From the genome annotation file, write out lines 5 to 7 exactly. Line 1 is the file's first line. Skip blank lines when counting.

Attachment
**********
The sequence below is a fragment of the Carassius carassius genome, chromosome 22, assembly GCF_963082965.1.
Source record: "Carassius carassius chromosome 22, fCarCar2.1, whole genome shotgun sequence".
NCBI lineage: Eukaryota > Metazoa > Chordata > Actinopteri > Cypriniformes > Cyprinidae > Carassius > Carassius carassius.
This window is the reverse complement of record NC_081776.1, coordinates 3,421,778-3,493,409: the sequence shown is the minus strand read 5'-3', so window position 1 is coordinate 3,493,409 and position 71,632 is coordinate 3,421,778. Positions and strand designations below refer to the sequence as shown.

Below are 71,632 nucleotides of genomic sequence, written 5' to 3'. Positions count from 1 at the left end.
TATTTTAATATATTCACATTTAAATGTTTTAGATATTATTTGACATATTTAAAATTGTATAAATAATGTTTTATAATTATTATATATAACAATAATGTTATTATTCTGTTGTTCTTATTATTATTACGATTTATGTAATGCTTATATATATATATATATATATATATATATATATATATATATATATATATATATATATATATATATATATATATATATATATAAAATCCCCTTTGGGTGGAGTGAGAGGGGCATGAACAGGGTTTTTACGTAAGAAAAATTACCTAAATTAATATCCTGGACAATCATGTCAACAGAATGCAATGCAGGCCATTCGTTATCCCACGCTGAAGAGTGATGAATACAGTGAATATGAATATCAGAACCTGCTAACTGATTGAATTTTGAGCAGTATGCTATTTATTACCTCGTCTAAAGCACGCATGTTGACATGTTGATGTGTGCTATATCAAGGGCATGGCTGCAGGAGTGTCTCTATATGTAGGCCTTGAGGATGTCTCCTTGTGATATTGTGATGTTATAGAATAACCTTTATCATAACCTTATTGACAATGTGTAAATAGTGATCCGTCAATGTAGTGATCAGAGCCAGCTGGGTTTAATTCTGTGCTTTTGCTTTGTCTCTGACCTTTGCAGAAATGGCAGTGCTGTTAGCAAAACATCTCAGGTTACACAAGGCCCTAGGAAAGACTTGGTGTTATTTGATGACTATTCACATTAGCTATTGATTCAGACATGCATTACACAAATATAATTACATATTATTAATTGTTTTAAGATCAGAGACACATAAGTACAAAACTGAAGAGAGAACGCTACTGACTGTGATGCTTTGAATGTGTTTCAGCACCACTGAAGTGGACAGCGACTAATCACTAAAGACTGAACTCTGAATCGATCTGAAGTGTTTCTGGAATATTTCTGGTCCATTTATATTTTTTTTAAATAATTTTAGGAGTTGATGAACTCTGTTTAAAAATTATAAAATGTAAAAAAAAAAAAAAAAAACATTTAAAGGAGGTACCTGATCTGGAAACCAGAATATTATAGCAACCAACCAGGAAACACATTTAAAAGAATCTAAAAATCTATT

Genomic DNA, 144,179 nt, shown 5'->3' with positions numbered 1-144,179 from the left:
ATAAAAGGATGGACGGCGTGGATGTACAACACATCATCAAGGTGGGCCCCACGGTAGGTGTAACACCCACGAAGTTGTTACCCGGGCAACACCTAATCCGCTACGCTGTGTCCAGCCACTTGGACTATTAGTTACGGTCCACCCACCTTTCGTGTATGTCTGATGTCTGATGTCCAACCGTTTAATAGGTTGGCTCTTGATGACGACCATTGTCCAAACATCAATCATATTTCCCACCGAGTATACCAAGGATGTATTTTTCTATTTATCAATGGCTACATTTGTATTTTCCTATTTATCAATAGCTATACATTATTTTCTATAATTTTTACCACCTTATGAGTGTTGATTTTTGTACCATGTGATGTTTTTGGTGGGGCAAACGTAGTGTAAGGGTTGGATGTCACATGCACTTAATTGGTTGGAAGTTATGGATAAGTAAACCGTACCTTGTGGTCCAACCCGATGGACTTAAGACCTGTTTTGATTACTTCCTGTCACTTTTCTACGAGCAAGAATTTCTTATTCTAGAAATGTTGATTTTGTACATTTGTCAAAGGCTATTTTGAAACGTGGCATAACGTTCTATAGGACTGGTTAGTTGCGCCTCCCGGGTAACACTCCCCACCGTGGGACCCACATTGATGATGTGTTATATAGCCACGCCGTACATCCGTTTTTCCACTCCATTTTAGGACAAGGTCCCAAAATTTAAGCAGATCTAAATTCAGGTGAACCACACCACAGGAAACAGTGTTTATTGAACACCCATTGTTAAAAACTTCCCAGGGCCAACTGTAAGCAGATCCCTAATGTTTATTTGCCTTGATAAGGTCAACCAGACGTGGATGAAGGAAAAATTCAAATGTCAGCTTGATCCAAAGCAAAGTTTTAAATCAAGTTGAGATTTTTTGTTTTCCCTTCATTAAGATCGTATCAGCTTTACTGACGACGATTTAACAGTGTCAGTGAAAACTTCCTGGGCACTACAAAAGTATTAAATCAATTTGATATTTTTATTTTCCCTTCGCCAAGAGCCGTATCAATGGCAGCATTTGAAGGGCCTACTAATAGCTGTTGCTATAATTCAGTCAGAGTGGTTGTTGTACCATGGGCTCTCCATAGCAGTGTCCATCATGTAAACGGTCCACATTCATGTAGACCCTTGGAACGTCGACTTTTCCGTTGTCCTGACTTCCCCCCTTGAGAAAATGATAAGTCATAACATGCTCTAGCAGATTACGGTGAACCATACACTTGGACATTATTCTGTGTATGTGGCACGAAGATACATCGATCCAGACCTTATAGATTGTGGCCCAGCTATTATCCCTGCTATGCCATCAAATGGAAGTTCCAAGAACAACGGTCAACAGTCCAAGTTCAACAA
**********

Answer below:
Below are 71,632 nucleotides of genomic sequence, written 5' to 3'. Positions count from 1 at the left end.
TATTTTAATATATTCACATTTAAATGTTTTAGATATTATTTGACATATTTAAAATTGTATAAATAATGTTTTATAATTATTATATATAACAATAATGTTATTATTCTGTTGTTCTTATTATTATTACGATTTATGTAATGCTTATATATATATATATATATATATATATATATATATATATATATATATATATATATATATATATATATATATATATATATATAAAATCCCCTTTGGGTGGAGTGAGAGGGGCATGAACAGGGTTTTTACGTAAGAAAAATTACCTAAATTAATATCCTGGACAATCATGTCAACAGAATGCAATGCAGGCCATTCGTTATCCCACGCTGAAGAGTGATGAATACAGTGAATATGAATATCAGAACCTGCTAACTGATTGAATTTTGAGCAGTATGCTATTTATTACCTCGTCTAAAGCACGCATGTTGACATGTTGATGTGTGCTATATCAAGGGCATGGCTGCAGGAGTGTCTCTATATGTAGGCCTTGAGGATGTCTCCTTGTGATATTGTGATGTTATAGAATAACCTTTATCATAACCTTATTGACAATGTGTAAATAGTGATCCGTCAATGTAGTGATCAGAGCCAGCTGGGTTTAATTCTGTGCTTTTGCTTTGTCTCTGACCTTTGCAGAAATGGCAGTGCTGTTAGCAAAACATCTCAGGTTACACAAGGCCCTAGGAAAGACTTGGTGTTATTTGATGACTATTCACATTAGCTATTGATTCAGACATGCATTACACAAATATAATTACATATTATTAATTGTTTTAAGATCAGAGACACATAAGTACAAAACTGAAGAGAGAACGCTACTGACTGTGATGCTTTGAATGTGTTTCAGCACCACTGAAGTGGACAGCGACTAATCACTAAAGACTGAACTCTGAATCGATCTGAAGTGTTTCTGGAATATTTCTGGTCCATTTATATTTTTTTTAAATAATTTTAGGAGTTGATGAACTCTGTTTAAAAATTATAAAATGTAAAAAAAAAAAAAAAAAACATTTAAAGGAGGTACCTGATCTGGAAACCAGAATATTATAGCAACCAACCAGGAAACACATTTAAAAGAATCTAAAAATCTATT

Genomic DNA, 144,179 nt, shown 5'->3' with positions numbered 1-144,179 from the left: